Sustainability from a business perspective is focused on making decisions that provide long-term benefit and minimise negative impact. Along a similar vein, our own personal sustainability is also reliant on these choices; making sure that we’re acting with our long-term wellbeing in mind and avoiding settling for short-term ‘trade-offs.’
So, where do we start when it comes to making sure we’re achieving a proper work/life balance?
An investment in personal wellbeing is an investment in the important aspects of life, particularly those that help us to create the most meaning such as work or relationships. As the saying goes “you can’t pour from an empty cup,” which unfortunately too many of us find ourselves doing in order to keep up with our increasingly busy schedules.
Economically, right now human beings are more productive than in all of history. Yet despite this, rates of suicide, depression and chronic disease are steadily climbing.
It’s becoming apparent that money doesn’t necessarily equal wealth when it comes to our personal lives, and too often wellbeing is measured against financial prosperity. Perhaps what we need now is a shift surrounding ideas of what constitutes a ‘good life.’ A focus on material wealth and corporate success has become the driver for unwise short-term trade-offs like over-working; which in turn leads to further ‘trading off’ of things like our health or valuable personal relationships, as we find we become too time poor to properly maintain them. While such decisions may provide short-term gain in the form of praise or bonuses, the long-term effects on our mental and physical wellbeing can lead to feelings of isolation, resentment and stress. In fact, among the top documented regrets from people at the end of their lives is “I wish I didn’t work so hard,” and “I wish I let myself be happier.” Human beings have a wonderful knack for focusing on the short-term, which can be seen throughout history as quick profit is time and time again placed above caring for the environment, even in the face of catastrophic consequences. If we can learn anything from this, it’s that trade-offs such as these only create more issues, and a real sustainability plan needs to determine if what we’re currently doing is going to bring negative ramifications in the future.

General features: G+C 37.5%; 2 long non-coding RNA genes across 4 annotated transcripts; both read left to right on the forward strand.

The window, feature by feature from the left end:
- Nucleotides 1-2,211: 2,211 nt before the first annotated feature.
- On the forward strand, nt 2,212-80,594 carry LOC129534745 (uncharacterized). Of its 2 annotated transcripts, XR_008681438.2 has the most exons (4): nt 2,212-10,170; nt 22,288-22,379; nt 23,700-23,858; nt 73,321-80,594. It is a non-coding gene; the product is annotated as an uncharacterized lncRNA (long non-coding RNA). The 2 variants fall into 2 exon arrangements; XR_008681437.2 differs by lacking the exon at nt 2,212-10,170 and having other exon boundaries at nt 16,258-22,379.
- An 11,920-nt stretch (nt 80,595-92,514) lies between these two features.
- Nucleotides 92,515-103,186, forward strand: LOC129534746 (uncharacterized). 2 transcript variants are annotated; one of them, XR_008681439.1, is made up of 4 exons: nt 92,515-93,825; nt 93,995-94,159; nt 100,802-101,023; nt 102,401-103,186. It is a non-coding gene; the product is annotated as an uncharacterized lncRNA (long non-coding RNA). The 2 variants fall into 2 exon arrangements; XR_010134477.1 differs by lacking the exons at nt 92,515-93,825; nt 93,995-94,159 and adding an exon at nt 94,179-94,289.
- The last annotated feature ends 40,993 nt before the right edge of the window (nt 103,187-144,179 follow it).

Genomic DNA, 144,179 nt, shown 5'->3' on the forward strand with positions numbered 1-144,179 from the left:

No matter how productive we may be on a particular day, if we do not derive a deep sense of meaning from what we are doing then we may be left feeling shallow and empty. In this sense, it’s important to find time in our lives right now to do the things that help us feel whole. Take some time to reflect on all the ways you make meaning in your life. Whether it’s creating, socialising, reading, cooking or exercising; no matter what it is, it’s important to make sure these activities are getting factored into your schedule every week. Make your happiness sustainable by centring it around fulfilling and enjoyable activities, rather than KPI’s and material objects. If the thing that truly gives you purpose is your line of work, make sure that you’re also setting aside time for self-care as working too much can actually make you less productive – defeating the whole purpose of working hard in the first place!
The most important thing that can be done right now is to take accountability for your own wellbeing. Cut back your work hours, say no to things, or simply take an extra half an hour in the day to go to the gym or prepare a meal. By recognising that there is no destination, that in fact, the journey is the most important part, we can start creating more fulfilling and satisfactory lives.
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